East River Pipe – The Gasoline Age (reissued, Merge Records)
Another in the most welcome series of reissues from Merge Records to celebrate its 25th birthday.
East River Pipe is the recording moniker of FM Cornog of New York and he would be the definition of cult – highly regarded by other musicians, critically acclaimed over but unknown to the majority of the population.
I came across the name first, I think, through Stewart Lee’s album reviews sometime in the 1990s, and through the advocacy and cover versions of labelmate Kurt Wagner of Lambchop (Cornog’s songs have also been covered by David Byrne, The Mountain Goats, Okkervil River and The Pains of Being Pure at Heart, among many others).
This album was originally released in 1999 and features a host of unbeatable pop songs, unforgettable melodies and vignettes at every turn. It is also a concept album of sorts, about the automobile and its iconic place in the hearts of Americans, offering a chance of love, prestige, freedom, redemption and all sorts.
These are home recordings dressed in simple 3-chord guitar patterns for the most part, with rudimentary (although often cavernous and sinister) drum machines and some choice synth support. If anything, the plain and unfussy arrangements add an extra layer of emotion to the songs about strivers, drifters and losers. There are so many great moments, there’s no way around making a list.
The deadpan brilliance of opener ‘Shiny shiny pimpmobile’ shows genius immediately, an airy, high tone synth carrying the sense of delusions of grandeur.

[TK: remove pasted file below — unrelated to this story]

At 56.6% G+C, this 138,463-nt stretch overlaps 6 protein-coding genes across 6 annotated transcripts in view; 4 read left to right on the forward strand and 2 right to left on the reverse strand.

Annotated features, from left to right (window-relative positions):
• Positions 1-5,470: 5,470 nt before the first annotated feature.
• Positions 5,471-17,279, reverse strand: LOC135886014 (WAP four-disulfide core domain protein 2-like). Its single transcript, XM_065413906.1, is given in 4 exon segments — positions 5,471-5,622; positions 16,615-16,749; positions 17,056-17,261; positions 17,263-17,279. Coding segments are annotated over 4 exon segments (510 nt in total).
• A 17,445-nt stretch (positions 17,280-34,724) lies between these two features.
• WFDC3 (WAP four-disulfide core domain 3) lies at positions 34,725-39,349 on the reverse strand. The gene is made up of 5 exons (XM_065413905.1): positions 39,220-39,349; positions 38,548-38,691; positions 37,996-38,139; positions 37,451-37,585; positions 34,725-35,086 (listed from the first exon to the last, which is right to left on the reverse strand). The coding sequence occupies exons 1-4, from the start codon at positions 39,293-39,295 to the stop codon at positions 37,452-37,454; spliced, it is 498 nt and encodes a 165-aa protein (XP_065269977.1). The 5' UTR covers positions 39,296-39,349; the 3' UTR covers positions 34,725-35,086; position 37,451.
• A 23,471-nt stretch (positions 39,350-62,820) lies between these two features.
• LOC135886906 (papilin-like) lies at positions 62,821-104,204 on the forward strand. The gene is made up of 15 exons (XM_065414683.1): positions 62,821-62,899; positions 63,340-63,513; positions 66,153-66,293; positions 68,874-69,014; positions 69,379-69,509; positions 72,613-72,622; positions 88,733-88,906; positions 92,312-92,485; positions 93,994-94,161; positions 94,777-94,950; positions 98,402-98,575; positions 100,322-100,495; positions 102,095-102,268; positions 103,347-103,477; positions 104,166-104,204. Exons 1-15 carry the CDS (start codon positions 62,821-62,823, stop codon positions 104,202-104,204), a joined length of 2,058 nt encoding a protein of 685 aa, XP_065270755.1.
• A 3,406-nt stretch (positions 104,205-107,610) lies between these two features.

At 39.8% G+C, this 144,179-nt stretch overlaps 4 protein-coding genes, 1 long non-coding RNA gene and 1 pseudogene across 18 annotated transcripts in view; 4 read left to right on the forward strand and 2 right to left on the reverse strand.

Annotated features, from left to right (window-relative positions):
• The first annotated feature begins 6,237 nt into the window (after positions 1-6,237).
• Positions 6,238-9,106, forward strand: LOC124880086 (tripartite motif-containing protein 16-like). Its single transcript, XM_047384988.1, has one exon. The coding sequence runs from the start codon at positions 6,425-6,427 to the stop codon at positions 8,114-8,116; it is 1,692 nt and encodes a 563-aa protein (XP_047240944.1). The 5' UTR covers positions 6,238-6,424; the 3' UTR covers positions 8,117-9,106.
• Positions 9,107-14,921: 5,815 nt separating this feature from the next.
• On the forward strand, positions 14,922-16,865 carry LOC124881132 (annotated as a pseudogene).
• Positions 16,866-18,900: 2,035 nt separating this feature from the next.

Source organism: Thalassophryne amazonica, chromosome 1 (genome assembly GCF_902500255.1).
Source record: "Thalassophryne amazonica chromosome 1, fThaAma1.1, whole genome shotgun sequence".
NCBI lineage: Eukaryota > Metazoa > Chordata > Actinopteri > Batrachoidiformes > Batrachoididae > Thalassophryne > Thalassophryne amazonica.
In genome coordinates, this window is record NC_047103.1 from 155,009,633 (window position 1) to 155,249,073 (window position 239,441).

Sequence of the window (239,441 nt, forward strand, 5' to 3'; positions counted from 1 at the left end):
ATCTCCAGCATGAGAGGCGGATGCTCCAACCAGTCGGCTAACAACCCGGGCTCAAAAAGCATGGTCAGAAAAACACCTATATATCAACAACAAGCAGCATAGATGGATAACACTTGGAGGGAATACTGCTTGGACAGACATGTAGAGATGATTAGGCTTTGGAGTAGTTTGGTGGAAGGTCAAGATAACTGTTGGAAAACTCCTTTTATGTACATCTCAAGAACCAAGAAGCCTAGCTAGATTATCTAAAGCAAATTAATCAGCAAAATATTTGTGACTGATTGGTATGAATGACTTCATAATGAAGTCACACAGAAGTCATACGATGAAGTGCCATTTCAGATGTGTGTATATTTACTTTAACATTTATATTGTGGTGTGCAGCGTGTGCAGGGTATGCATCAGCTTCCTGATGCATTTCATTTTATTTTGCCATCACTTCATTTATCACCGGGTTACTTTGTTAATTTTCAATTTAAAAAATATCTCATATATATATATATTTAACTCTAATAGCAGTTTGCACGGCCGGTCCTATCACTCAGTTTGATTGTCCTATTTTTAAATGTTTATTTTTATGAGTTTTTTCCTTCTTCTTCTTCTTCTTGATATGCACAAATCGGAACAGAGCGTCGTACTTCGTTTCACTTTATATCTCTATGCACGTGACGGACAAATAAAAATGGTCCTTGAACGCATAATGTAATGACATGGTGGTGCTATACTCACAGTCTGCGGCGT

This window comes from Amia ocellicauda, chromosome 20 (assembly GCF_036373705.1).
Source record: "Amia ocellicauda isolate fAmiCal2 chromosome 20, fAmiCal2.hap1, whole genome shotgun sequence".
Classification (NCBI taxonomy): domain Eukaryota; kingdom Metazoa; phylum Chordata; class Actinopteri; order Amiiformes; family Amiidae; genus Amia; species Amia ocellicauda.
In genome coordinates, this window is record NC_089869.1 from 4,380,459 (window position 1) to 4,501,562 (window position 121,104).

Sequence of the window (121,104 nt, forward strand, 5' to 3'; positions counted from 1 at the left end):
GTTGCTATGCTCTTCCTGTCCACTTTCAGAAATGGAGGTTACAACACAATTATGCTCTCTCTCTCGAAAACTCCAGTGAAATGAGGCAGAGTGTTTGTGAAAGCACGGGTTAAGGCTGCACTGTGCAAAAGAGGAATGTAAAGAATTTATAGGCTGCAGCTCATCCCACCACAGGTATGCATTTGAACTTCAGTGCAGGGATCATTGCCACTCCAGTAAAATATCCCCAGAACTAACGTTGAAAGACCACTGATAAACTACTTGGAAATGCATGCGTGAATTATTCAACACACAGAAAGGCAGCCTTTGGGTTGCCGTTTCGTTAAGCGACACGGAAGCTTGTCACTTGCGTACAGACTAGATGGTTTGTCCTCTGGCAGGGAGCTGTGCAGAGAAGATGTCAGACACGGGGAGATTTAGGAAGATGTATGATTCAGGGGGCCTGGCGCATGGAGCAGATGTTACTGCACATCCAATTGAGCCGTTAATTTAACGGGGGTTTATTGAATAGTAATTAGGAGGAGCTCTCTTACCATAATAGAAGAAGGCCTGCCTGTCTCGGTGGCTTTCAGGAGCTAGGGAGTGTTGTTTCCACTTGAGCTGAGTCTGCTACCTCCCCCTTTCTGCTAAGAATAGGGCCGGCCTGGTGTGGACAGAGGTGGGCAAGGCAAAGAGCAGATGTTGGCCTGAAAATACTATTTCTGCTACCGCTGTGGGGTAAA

The haunting ballad ‘Cybercar’, with a terrific 2-note guitar part and Philip K Dick-esque storyline.
‘Wholesale lies’ is like some fabulous Big Star outtake, all thrilling trebly acoustics and strident vocals.
There’s the gorgeous ‘My little rainbow’, a lovely, loose country lead at the centre.
And the wonderfully evocative ‘Party drive’ with these lines, the epitome of street poetry -
“a joint for me, pills for you
summer nights, no cops in sight
it’s a party drive”
‘King of nothing never’ (covered by Lambchop on the album What another man spills) is another gorgeous fuzzy guitar jangle serenading loss and over too soon.
The glorious ‘All you little suckers’ even has a touch of AM radio to it, harmonies from The Beach Boys and a chord sequence from Bread.
The sublime guitar uplift on ‘Astrofarm’.
The heartbreak of ‘Atlantic City (Gonna make a million tonight)’, it’ll get you right in the ribs.
That’s not the half of it. The songs are special, from start to finish. Throughout, Cornog’s voice has more than a shade of the wry world weariness of Dean Wareham about it, such a poignant instrument. And the songs have a distinct and enduring literary quality, conjuring vivid imagery in every line.
It’s a tremendous album, for filing between Lambchop and Silver Jews, and deserving of a place in every record collection.